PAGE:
Roast Beef in the Computer

With the exception of the occasional toddler feeding a computer some cold cereal and milk, most of us wouldn\’t think of using our beloved computer for storing cold cuts, nightly leftovers, or roast beef. However many customers of mine seem to use their computer as a refrigerator none the less. Ok so I really haven\’t found a roast beef in a computer yet, however potentially as bad is the use of magnets on the outside of the computer case.

The use of magnets on your case can be a potential danger to your computer. Though most magnets are thin backing of a business card or an attention grabbing shaped advertisement of your local plumber, computer repair shop, or a snazzy magnetic calendar, and most likely won\’t be strong enough to reach your hard drive, it is a potential that I would rather you avoid. I see many of these magnets positioned directly adjacent to where the hard drive is located behind the side panel of the case. Any use of these and especially regular button or square magnets to hold up little Sally\’s finger painting is a big no no.

See, the hard drive is a magnetically susceptible device that uses magnetic tracks to find its way around and uses magnetic 1s and 0s that represent your pictures, songs, documents, and business accounting files. A magnetic device called a degausser (D gaw sir) can be used by some companies and agencies to attempt to destroy a hard drives ability to be used. As can be seen from this degausser manufacturers web page excerpt (DATA DEVICES INTERNATIONAL):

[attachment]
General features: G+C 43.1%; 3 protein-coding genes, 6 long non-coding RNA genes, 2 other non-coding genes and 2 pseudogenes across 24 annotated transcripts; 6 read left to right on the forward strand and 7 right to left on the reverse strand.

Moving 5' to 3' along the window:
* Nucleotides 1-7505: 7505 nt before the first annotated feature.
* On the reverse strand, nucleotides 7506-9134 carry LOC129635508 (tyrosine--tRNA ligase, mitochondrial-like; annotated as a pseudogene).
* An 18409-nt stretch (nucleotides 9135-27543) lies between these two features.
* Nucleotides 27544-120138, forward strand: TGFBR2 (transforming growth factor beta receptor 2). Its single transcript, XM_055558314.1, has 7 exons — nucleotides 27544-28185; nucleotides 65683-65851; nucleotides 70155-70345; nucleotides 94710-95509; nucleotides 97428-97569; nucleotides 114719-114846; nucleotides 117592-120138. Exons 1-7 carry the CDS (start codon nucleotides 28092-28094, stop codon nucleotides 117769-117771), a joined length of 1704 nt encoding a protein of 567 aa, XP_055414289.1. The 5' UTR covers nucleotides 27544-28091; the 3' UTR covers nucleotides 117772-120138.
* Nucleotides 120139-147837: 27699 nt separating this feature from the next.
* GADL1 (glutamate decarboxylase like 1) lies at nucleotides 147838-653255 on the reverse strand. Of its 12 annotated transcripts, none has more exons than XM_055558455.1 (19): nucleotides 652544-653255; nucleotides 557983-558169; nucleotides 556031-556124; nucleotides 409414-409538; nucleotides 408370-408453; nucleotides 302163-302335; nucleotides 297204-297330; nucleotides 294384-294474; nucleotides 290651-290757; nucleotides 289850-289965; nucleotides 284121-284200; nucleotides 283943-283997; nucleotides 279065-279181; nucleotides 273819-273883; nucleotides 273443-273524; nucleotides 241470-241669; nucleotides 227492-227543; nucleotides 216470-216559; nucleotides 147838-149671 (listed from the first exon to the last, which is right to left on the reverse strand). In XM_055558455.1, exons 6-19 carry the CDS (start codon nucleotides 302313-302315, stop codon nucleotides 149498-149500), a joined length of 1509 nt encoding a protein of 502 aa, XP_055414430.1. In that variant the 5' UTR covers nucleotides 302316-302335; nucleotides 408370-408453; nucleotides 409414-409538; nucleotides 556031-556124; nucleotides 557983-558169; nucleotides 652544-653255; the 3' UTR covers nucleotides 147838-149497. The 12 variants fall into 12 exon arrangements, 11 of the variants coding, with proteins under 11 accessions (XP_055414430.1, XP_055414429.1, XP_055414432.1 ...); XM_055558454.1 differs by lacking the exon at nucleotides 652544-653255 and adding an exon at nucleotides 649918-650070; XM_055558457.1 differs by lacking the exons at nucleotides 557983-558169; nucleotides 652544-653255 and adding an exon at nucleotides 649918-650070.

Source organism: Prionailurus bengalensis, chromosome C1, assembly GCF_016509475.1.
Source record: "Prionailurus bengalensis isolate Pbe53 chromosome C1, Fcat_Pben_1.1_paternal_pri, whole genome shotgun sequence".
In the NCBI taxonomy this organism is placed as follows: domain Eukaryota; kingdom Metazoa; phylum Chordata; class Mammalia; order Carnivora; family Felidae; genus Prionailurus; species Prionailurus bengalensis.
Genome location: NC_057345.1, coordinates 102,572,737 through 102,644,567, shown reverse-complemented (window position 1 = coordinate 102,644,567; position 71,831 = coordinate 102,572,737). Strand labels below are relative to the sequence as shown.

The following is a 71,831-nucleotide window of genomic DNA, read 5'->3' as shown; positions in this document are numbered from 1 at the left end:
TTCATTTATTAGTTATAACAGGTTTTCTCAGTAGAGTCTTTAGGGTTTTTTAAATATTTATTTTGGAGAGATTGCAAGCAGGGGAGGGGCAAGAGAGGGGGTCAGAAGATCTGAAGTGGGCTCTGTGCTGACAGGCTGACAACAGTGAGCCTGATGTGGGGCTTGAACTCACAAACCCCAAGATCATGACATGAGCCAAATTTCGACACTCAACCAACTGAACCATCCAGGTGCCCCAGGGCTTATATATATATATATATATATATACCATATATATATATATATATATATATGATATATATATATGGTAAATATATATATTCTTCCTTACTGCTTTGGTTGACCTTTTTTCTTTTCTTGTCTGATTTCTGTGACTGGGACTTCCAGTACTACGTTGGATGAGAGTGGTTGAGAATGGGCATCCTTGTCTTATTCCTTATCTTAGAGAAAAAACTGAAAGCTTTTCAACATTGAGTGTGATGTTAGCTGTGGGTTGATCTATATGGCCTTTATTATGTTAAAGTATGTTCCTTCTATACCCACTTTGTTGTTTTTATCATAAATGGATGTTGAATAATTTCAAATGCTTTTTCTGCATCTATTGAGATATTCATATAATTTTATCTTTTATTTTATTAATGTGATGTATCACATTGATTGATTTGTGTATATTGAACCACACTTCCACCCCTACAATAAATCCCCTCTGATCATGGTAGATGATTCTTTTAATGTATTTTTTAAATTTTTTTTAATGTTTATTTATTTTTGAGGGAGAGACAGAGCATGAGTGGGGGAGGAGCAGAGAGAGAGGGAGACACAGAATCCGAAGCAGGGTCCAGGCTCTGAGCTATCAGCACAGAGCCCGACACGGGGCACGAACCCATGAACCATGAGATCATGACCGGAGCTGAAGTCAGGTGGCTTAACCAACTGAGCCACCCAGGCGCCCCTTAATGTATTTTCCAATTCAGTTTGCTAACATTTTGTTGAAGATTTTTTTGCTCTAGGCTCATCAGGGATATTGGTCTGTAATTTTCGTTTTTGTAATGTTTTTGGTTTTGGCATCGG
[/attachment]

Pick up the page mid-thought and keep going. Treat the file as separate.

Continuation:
"The HD-1 Professional Degausser is specifically designed to erase higher coercivity media, such as hard drives and DLT tape cartridges. The machine effectively erases all metal particle formats, including Beta SP, Beta SX, Digital BetaCam, D1- D5, Travan, and all 4mm and 8mm data cartridges. Please note that hard disk drives cannot be reused after they are degaussed, as the degaussing operation erases the servo tracks written on the drive at the factory."

This is why having a magnet too close to a hard drive may cause it to act erratically on a mild level or cause it to fail entirely. This is true of any type of magnet or magnetic field. What field you ask?

Well, for those of you who have never seen the (shake rattle and roll) affect of a cell phone on your speakers, a television, or the old bulky computer monitors when it rings, just take my word for it. Having any type of phone on or directly near you computer can expose it to a highly charged pulsating magnetic field. That means the next call you get might be from your hard drive telling you to "take this job and"….well you get the drift.

The old CRT monitors (the big bulky ones that look like small TVs) also emit magnetic fields. Modern emission standards have reduced these to a typical 30cm distance, but if you haven\’t made your New Years Resolution to get thinner with a thin screen, then there is a potential for negative affects from setting the CPU (box) next to the monitor. If you look close, you\’ll notice most computer desks and hutches are designed to use most of the 4 foot cord on the monitor, with the CPU near the floor and the monitor on the desktop.

So its ok to use energy waves to cook your roast beef, and its ok to use magnets on the refrigerator, but let\’s not cook the hard drive with magnets on or near your computer. Use tape instead for little Sally\’s pictures. Hmm, tape that gives me an idea for our next article….stick around…you may get a shock (grin)